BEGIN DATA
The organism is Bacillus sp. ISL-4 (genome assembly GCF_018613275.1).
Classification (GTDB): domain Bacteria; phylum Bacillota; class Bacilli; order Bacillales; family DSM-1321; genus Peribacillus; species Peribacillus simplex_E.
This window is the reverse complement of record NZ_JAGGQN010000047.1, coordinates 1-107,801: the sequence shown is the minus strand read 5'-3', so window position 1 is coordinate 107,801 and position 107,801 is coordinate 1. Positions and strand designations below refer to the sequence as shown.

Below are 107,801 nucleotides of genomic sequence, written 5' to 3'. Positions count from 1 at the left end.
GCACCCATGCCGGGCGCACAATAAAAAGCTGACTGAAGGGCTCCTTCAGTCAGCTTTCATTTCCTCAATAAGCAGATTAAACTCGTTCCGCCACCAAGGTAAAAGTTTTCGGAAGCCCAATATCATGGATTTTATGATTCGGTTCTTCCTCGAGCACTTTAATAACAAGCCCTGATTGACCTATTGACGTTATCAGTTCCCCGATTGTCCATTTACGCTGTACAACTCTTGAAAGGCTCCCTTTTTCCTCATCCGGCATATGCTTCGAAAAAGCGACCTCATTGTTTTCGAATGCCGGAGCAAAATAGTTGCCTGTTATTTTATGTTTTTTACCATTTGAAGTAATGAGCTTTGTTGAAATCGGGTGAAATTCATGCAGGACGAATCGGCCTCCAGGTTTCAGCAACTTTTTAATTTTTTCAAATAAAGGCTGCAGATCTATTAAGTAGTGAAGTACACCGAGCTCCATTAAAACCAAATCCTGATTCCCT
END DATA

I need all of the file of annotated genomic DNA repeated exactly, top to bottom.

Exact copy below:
The organism is Bacillus sp. ISL-4 (genome assembly GCF_018613275.1).
Classification (GTDB): domain Bacteria; phylum Bacillota; class Bacilli; order Bacillales; family DSM-1321; genus Peribacillus; species Peribacillus simplex_E.
This window is the reverse complement of record NZ_JAGGQN010000047.1, coordinates 1-107,801: the sequence shown is the minus strand read 5'-3', so window position 1 is coordinate 107,801 and position 107,801 is coordinate 1. Positions and strand designations below refer to the sequence as shown.

Below are 107,801 nucleotides of genomic sequence, written 5' to 3'. Positions count from 1 at the left end.
GCACCCATGCCGGGCGCACAATAAAAAGCTGACTGAAGGGCTCCTTCAGTCAGCTTTCATTTCCTCAATAAGCAGATTAAACTCGTTCCGCCACCAAGGTAAAAGTTTTCGGAAGCCCAATATCATGGATTTTATGATTCGGTTCTTCCTCGAGCACTTTAATAACAAGCCCTGATTGACCTATTGACGTTATCAGTTCCCCGATTGTCCATTTACGCTGTACAACTCTTGAAAGGCTCCCTTTTTCCTCATCCGGCATATGCTTCGAAAAAGCGACCTCATTGTTTTCGAATGCCGGAGCAAAATAGTTGCCTGTTATTTTATGTTTTTTACCATTTGAAGTAATGAGCTTTGTTGAAATCGGGTGAAATTCATGCAGGACGAATCGGCCTCCAGGTTTCAGCAACTTTTTAATTTTTTCAAATAAAGGCTGCAGATCTATTAAGTAGTGAAGTACACCGAGCTCCATTAAAACCAAATCCTGATTCCCT